Dwight Holing is the author of the new mystery novel Baby Blue, the third in his Jack McCoul series. His other books include Bad Karma and A Boatload. He lives in California.
Q: How did you come up with your character Jack McCoul, and did you know you'd be writing a series from the beginning?
A: I’d been writing short fiction for literary journals and wanted to mix it up as I believe crossing genres keeps a writer fresh. Since crime fiction has always occupied a prominent section of my own library, I gave it a go.
The result was a humorous story about a quick, hip, and shoot-from-the-lip con artist trying to go straight who is a composite of various real life people I’ve known. It was published in Spinetingler Magazine.
Halfway through writing it, I realized Jack McCoul was just too fun to let go. Or at least he conned me into believing he could play on a larger stage.
Q: How do you think the character has changed since the first book?
A: One of the unwritten rules of the traditional private eye genre I broke was making Jack McCoul happily married. Not only does this imbue the murder mystery series with the give and take between lovers, but allows the characters to grow organically as they build a life together and start a family. Evolution reveals new layers of their personalities.
Also, having a protagonist who dwells on both sides of the law allows me to delve deeper into different themes, including crime and punishment, guilt, temptation, injustice, and social mores. As both a writer and a reader, I find few things are as rewarding as when characters find self-awareness through their actions.
Q: Do you know how your novels will end before you start writing, or do you make many changes along the way?
A: I begin by arcing the story out by scenes, but I never let those box me in. They’re moveable road signs. The series has several reoccurring characters whose relationships and dialogue help set the tone and drive the pace.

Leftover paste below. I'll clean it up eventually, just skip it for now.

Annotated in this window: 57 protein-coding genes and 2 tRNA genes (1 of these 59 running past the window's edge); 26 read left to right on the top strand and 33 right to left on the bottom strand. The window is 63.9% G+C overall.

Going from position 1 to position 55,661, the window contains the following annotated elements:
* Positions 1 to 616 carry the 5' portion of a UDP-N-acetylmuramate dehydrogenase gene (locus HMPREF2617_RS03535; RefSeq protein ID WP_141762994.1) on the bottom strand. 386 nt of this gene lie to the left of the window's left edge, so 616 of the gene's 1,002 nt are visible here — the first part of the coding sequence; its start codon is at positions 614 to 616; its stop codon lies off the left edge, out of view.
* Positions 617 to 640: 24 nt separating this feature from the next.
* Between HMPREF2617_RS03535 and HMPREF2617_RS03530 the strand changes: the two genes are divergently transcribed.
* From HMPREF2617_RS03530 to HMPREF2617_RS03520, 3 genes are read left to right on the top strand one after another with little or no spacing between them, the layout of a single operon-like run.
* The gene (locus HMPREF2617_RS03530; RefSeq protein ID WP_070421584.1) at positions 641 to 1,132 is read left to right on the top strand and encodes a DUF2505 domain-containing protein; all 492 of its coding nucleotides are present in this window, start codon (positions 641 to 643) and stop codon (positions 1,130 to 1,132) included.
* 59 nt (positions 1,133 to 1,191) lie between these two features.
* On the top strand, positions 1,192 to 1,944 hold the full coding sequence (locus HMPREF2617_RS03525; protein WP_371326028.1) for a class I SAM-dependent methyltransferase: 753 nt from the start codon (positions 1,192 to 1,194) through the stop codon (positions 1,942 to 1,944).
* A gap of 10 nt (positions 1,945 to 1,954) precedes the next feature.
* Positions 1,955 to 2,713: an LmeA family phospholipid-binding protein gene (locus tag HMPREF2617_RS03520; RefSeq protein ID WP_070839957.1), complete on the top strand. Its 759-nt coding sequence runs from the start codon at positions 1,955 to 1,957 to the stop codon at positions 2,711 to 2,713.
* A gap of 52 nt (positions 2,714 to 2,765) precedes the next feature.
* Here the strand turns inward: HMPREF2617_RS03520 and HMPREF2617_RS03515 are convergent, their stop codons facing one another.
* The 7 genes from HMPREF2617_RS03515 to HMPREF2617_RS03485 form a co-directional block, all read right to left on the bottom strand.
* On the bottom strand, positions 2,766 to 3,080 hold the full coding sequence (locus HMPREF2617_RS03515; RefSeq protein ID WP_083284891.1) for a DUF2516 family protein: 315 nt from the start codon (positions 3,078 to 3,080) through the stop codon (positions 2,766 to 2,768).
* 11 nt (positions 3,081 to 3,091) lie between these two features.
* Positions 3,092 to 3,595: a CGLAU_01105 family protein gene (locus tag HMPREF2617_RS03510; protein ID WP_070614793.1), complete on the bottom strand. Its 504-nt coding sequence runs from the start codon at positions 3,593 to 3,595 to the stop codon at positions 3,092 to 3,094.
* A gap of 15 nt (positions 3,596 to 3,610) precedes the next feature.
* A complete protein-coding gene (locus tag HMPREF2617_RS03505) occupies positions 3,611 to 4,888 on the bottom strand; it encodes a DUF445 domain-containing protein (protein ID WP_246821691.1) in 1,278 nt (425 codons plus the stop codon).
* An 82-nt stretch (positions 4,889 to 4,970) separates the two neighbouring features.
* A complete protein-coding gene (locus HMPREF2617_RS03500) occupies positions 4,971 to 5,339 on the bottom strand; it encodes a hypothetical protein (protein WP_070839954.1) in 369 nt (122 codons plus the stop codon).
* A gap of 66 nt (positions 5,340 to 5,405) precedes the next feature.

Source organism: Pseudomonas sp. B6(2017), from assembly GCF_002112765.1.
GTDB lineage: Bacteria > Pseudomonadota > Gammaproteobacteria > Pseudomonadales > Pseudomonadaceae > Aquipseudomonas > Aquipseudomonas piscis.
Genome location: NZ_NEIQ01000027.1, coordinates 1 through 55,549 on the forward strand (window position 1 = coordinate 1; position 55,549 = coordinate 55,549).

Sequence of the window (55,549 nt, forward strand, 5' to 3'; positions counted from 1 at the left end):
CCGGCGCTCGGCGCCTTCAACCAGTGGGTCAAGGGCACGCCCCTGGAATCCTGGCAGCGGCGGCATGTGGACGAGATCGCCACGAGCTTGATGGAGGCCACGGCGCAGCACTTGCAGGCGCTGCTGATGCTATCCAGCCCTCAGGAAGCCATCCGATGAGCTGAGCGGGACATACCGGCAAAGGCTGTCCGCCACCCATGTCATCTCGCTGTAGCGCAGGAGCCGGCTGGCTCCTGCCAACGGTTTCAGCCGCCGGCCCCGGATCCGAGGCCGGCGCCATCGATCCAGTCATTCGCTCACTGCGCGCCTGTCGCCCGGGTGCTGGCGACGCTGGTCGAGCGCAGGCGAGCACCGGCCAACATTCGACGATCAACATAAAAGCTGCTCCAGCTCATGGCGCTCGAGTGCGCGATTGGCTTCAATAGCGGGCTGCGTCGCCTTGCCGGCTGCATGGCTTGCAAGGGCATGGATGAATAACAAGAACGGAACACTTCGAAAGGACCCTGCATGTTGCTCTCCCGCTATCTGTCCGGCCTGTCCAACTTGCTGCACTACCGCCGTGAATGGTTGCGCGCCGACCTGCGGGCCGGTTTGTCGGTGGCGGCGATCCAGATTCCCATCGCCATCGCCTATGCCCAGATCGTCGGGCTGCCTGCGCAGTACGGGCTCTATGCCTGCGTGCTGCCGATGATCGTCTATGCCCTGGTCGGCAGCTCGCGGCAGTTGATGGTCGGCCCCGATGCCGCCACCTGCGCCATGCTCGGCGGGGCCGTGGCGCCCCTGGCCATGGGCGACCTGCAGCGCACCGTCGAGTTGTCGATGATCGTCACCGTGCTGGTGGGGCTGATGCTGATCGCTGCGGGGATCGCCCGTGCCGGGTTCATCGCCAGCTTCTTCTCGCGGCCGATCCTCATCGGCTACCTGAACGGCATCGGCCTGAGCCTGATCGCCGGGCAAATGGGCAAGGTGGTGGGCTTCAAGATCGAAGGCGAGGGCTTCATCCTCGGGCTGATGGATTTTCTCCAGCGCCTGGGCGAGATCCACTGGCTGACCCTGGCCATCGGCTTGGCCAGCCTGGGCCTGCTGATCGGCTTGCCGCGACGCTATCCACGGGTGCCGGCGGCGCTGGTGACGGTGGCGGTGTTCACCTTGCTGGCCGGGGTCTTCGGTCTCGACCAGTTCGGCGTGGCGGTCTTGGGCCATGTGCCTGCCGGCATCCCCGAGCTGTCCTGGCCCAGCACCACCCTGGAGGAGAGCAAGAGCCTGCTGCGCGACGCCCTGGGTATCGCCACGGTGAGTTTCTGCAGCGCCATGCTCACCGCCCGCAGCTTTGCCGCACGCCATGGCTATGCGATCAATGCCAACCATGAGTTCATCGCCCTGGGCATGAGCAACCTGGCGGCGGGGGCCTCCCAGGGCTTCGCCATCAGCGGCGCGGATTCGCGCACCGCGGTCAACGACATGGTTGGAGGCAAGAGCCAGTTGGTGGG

New characters, whether villain or victim, determine the plot. There’s an old cliché in writing that you never close the door on any character. It’s trite but true. You gotta let ’em run. At the same time, I keep in mind what Faulkner said about killing your darlings.
Q: You've also written short fiction and nonfiction. Do you have a preference?
A: I like both and still do both. Nonfiction certainly works its way into both my short and long fiction. The Jack McCoul series is set in San Francisco and I love to share with readers its colorful history and quirky nature.
Characters, conflicts, and cool stuff inhabit the environmental issues, life sciences, and outdoor adventures I’ve written about, and so I let the natural world be a source and inspiration for stories.
Wildlife, weather, landscape – they all play an integral role in a narrative’s arc and protagonist’s journey, providing action, motivation, and revelation.
Q: What are you working on now?
A: Jack, his wife Katie, and buddy Hark still have unfinished business and they’re bringing me along on their latest ride, Shake City. I plan to share the newest caper with readers this spring.
I’m also developing a new collection of short fiction. Most are new pieces; a couple, such as “A Pale Chanting,” have been published previously in literary journals. Nonfiction? There’s a documentary screenplay in the works.
Q: Anything else we should know?
A: We’re all storytellers at heart. It’s what defines us as a species. Tell yours, listen to others.
--Interview with Deborah Kalb